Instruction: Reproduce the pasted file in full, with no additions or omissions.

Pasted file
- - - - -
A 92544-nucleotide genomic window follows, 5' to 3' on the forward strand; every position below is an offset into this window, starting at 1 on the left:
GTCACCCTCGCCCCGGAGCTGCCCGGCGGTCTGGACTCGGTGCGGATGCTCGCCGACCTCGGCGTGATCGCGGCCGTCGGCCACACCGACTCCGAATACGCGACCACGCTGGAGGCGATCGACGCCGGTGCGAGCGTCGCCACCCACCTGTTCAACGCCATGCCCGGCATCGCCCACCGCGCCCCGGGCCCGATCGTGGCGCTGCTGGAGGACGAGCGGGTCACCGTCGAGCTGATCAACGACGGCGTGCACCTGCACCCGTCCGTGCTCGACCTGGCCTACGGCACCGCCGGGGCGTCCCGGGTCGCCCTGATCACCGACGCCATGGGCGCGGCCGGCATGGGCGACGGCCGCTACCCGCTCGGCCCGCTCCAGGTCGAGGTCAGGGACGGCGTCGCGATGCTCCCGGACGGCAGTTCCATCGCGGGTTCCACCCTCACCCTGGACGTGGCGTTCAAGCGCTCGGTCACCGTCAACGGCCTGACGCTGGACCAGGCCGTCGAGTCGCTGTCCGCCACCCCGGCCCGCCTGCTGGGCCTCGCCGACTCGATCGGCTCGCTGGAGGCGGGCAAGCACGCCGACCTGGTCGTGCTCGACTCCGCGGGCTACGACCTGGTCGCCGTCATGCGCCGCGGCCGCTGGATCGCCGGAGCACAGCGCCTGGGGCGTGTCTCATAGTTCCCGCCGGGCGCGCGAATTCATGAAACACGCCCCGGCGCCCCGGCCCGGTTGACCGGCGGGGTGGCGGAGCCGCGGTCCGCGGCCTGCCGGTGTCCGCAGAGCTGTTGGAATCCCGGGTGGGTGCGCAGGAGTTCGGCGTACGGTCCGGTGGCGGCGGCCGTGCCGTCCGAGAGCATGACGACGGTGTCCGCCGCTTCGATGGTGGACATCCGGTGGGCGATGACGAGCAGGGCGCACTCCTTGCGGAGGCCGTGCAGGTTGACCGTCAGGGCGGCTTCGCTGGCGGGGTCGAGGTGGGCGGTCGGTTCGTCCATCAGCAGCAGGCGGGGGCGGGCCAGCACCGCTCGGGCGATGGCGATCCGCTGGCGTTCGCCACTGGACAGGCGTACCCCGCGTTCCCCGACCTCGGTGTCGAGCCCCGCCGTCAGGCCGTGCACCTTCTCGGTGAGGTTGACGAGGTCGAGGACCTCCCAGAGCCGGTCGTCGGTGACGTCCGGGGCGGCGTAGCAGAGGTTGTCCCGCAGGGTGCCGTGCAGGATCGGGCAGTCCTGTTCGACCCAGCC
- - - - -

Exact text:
A 92544-nucleotide genomic window follows, 5' to 3' on the forward strand; every position below is an offset into this window, starting at 1 on the left:
GTCACCCTCGCCCCGGAGCTGCCCGGCGGTCTGGACTCGGTGCGGATGCTCGCCGACCTCGGCGTGATCGCGGCCGTCGGCCACACCGACTCCGAATACGCGACCACGCTGGAGGCGATCGACGCCGGTGCGAGCGTCGCCACCCACCTGTTCAACGCCATGCCCGGCATCGCCCACCGCGCCCCGGGCCCGATCGTGGCGCTGCTGGAGGACGAGCGGGTCACCGTCGAGCTGATCAACGACGGCGTGCACCTGCACCCGTCCGTGCTCGACCTGGCCTACGGCACCGCCGGGGCGTCCCGGGTCGCCCTGATCACCGACGCCATGGGCGCGGCCGGCATGGGCGACGGCCGCTACCCGCTCGGCCCGCTCCAGGTCGAGGTCAGGGACGGCGTCGCGATGCTCCCGGACGGCAGTTCCATCGCGGGTTCCACCCTCACCCTGGACGTGGCGTTCAAGCGCTCGGTCACCGTCAACGGCCTGACGCTGGACCAGGCCGTCGAGTCGCTGTCCGCCACCCCGGCCCGCCTGCTGGGCCTCGCCGACTCGATCGGCTCGCTGGAGGCGGGCAAGCACGCCGACCTGGTCGTGCTCGACTCCGCGGGCTACGACCTGGTCGCCGTCATGCGCCGCGGCCGCTGGATCGCCGGAGCACAGCGCCTGGGGCGTGTCTCATAGTTCCCGCCGGGCGCGCGAATTCATGAAACACGCCCCGGCGCCCCGGCCCGGTTGACCGGCGGGGTGGCGGAGCCGCGGTCCGCGGCCTGCCGGTGTCCGCAGAGCTGTTGGAATCCCGGGTGGGTGCGCAGGAGTTCGGCGTACGGTCCGGTGGCGGCGGCCGTGCCGTCCGAGAGCATGACGACGGTGTCCGCCGCTTCGATGGTGGACATCCGGTGGGCGATGACGAGCAGGGCGCACTCCTTGCGGAGGCCGTGCAGGTTGACCGTCAGGGCGGCTTCGCTGGCGGGGTCGAGGTGGGCGGTCGGTTCGTCCATCAGCAGCAGGCGGGGGCGGGCCAGCACCGCTCGGGCGATGGCGATCCGCTGGCGTTCGCCACTGGACAGGCGTACCCCGCGTTCCCCGACCTCGGTGTCGAGCCCCGCCGTCAGGCCGTGCACCTTCTCGGTGAGGTTGACGAGGTCGAGGACCTCCCAGAGCCGGTCGTCGGTGACGTCCGGGGCGGCGTAGCAGAGGTTGTCCCGCAGGGTGCCGTGCAGGATCGGGCAGTCCTGTTCGACCCAGCC